Throughout the Formula 1 background, numerous drivers have created a name for themselves and left their mark on this fast-paced, adrenaline-filled sport. It is difficult to compare the abilities of drivers from different eras, as the game has evolved endlessly since it started in 1950. With that being said, there are some drivers who stand out above the others, and their ability cannot be denied. Here are the top 5 F1 drivers of all time.
He’s still winning races and breaking documents, so it may seem a little premature to be venerating Lewis. On the other hand… he’s still winning races and breaking documents. With Mercedes once more looking like the team to overcome, we fully expect 2020 — whenever it actually starts — to be the season where Lewis equals and probably eclipses Michael Schumacher’s record of 91 GP wins.
“I think he is more complete than Michael,” Mark Webber lately discovered. “I believe he travelled about those outcomes in a technically cleaner executed way, only by the method of wheel-to-wheel combat and no real trickery in his contact with all the other drivers” There are too many fantastic forces to pick from, but the prodigious talent that produced these spectacular performances in the early part of his F1 career is now tempered by enormous experience. Meaning that he may not have even reached his peak…
“I don’t feel old in any way. “Everything just works better now, with the experience I have… I do not even think it’s more difficult to stay physically in shape, although I am sure that will inevitably tail away at any point.” At some point. But not just yet, and not so soon he may well wind up being the greatest, bar none.
2. Juan Manuel Fangio
He won five championships in the 1950s, not an era renowned for security. He did it for four unique groups — Alfa Romeo, Ferrari, Mercedes-Benz and Maserati — forcing some of the very genuinely iconic racing cars at the background of the game, and finished second twice. And while these were different times and far fewer races had been conducted, Fangio’s success rate is still extraordinary: 29 pole positions, 48 front-row starts, 24 victories, from 51 championship Grands Prix starts. He was 46 when he won his last game, in 1957, a testament to his immense physical strength.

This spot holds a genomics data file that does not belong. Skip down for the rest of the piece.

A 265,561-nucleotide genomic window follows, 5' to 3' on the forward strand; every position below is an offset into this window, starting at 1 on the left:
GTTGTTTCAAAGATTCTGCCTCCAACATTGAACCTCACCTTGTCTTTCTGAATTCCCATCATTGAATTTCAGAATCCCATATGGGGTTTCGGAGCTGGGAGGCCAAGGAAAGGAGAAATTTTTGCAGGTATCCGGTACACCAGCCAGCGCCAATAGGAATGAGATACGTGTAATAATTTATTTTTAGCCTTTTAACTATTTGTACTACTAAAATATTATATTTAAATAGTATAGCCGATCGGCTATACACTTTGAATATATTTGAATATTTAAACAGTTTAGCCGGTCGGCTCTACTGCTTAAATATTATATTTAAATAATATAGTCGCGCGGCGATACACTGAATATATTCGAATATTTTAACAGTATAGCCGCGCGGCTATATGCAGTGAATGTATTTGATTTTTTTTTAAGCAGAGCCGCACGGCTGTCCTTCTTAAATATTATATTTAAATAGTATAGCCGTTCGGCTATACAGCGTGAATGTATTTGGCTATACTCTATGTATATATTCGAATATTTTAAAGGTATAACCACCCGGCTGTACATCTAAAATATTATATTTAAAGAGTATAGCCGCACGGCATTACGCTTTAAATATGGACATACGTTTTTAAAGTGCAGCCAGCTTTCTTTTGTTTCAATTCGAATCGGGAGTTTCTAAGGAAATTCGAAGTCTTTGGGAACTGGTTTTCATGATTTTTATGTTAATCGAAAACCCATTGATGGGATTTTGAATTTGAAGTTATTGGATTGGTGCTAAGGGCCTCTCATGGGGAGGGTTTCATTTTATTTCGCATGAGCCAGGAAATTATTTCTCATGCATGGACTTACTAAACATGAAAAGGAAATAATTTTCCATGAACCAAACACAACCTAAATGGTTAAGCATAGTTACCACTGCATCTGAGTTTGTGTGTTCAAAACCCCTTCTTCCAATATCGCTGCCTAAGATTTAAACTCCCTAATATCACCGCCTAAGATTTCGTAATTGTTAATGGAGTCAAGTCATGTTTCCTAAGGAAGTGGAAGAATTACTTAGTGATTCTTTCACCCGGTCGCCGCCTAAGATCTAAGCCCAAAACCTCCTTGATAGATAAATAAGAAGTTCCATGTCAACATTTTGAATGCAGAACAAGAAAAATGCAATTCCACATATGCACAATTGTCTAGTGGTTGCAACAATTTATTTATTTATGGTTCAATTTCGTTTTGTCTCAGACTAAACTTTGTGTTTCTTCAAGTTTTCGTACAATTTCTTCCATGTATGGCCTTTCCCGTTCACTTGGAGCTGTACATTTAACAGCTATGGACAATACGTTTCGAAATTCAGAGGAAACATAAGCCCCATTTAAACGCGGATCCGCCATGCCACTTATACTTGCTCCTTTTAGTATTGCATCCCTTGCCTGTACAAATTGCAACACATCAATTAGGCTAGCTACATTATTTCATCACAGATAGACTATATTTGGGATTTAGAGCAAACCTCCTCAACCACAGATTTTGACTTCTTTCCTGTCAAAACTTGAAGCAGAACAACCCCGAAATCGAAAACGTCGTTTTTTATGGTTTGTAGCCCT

By all accounts a warm-hearted gentleman, Fangio nevertheless made sure that he was constantly in the right car at the right moment. This mad Enzo Ferrari, who prized complete fealty to his group above all, but recognized an engine racing truism that still retains today. Then again, maybe Fangio was the one driver who was actually larger than Ferrari.
3. Jim Clark
Clark place 33 pole positions and won 25 of the 72 GP starts he created, and can assert a lot of records to this day — in 1963, as an example, he led 71 percent of laps raced that season. As well as his flexibility, Clark was admired for his unbelievable silkiness behind the wheel, along with his outstanding mechanical sympathy. “Jim Clark was everything I aspired to be, as a racing driver and as a man,” his excellent friend Sir Jackie Stewart stated. “We were not jet set, like people thought. Jim was a farmer from the Borders and I had been a glorified mechanic from Dumbuck. We weren’t fancy folk. It turned out to be a serious life, we had been performing an extreme quantity of racing. Being on the podium with Jimmy and sharing an apartment with him… people called us Batman and Robin. There was never any doubt that one was that.”
4. Ayrton Senna
Had he lived, Senna would have celebrated his 60th birthday. There’s not much to say about the Brazilian superstar that has not been said many times, other than to note he was the driver who had been ready to proceed further in pursuit of success than anybody before him, who elevated the art of driving a Formula One car to a degree that was almost religious, and that didn’t just use a sublime skill but also weapons-grade charisma. A racing driver, then, but so, so much more. He was crazy about football. He loved to play and watch it. He also loved to bet on the Spanish league. Every time he was la liga betting before the race. And yet one whose legend has only grown since his departure throughout the San Marino GP at 1994
5. Michael Schumacher
He still polarises opinion, and there is no wonder that he over-stepped the mark more frequently than has been necessary. To put it mildly. However, Michael Schumacher stays an all-time great and not only because he won seven world championships, 91 races and blasted each record there was to crush.
And much more human, also. “The make-up of a champion is one of these inner self-belief that occasionally it shows up as flaws,” Martin Brundle lately told. “The majority of the sporting greats I have met drive themselves forward because they are always dissatisfied. But look at what Michael attained, the speed at which he achieved it, and what he achieved at two different teams. It’s so tough to reach F1, to stay inside, to score podiums, and win races. And that guy won 91 of them, a number of these in a category of one”